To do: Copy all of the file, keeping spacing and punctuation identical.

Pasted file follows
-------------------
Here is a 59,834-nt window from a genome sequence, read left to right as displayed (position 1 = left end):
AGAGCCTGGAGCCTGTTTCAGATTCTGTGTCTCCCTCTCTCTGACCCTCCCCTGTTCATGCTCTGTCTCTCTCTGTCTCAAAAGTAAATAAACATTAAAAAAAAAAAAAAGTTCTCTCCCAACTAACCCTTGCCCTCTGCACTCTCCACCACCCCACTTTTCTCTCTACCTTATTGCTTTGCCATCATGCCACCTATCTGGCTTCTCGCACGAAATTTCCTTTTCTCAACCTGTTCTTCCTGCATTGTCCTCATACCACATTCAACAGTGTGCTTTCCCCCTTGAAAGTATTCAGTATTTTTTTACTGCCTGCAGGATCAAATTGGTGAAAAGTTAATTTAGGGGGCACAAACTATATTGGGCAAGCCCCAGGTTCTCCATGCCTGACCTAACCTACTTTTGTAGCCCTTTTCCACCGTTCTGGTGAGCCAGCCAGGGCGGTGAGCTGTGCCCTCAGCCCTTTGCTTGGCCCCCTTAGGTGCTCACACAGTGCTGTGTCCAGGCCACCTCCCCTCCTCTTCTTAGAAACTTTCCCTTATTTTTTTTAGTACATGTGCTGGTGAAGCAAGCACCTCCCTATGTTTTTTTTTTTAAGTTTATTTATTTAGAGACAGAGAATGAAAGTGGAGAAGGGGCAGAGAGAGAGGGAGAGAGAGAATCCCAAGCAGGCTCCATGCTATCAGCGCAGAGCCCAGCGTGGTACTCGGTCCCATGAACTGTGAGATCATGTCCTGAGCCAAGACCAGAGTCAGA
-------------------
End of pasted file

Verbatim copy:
Here is a 59,834-nt window from a genome sequence, read left to right as displayed (position 1 = left end):
AGAGCCTGGAGCCTGTTTCAGATTCTGTGTCTCCCTCTCTCTGACCCTCCCCTGTTCATGCTCTGTCTCTCTCTGTCTCAAAAGTAAATAAACATTAAAAAAAAAAAAAAGTTCTCTCCCAACTAACCCTTGCCCTCTGCACTCTCCACCACCCCACTTTTCTCTCTACCTTATTGCTTTGCCATCATGCCACCTATCTGGCTTCTCGCACGAAATTTCCTTTTCTCAACCTGTTCTTCCTGCATTGTCCTCATACCACATTCAACAGTGTGCTTTCCCCCTTGAAAGTATTCAGTATTTTTTTACTGCCTGCAGGATCAAATTGGTGAAAAGTTAATTTAGGGGGCACAAACTATATTGGGCAAGCCCCAGGTTCTCCATGCCTGACCTAACCTACTTTTGTAGCCCTTTTCCACCGTTCTGGTGAGCCAGCCAGGGCGGTGAGCTGTGCCCTCAGCCCTTTGCTTGGCCCCCTTAGGTGCTCACACAGTGCTGTGTCCAGGCCACCTCCCCTCCTCTTCTTAGAAACTTTCCCTTATTTTTTTTAGTACATGTGCTGGTGAAGCAAGCACCTCCCTATGTTTTTTTTTTTAAGTTTATTTATTTAGAGACAGAGAATGAAAGTGGAGAAGGGGCAGAGAGAGAGGGAGAGAGAGAATCCCAAGCAGGCTCCATGCTATCAGCGCAGAGCCCAGCGTGGTACTCGGTCCCATGAACTGTGAGATCATGTCCTGAGCCAAGACCAGAGTCAGA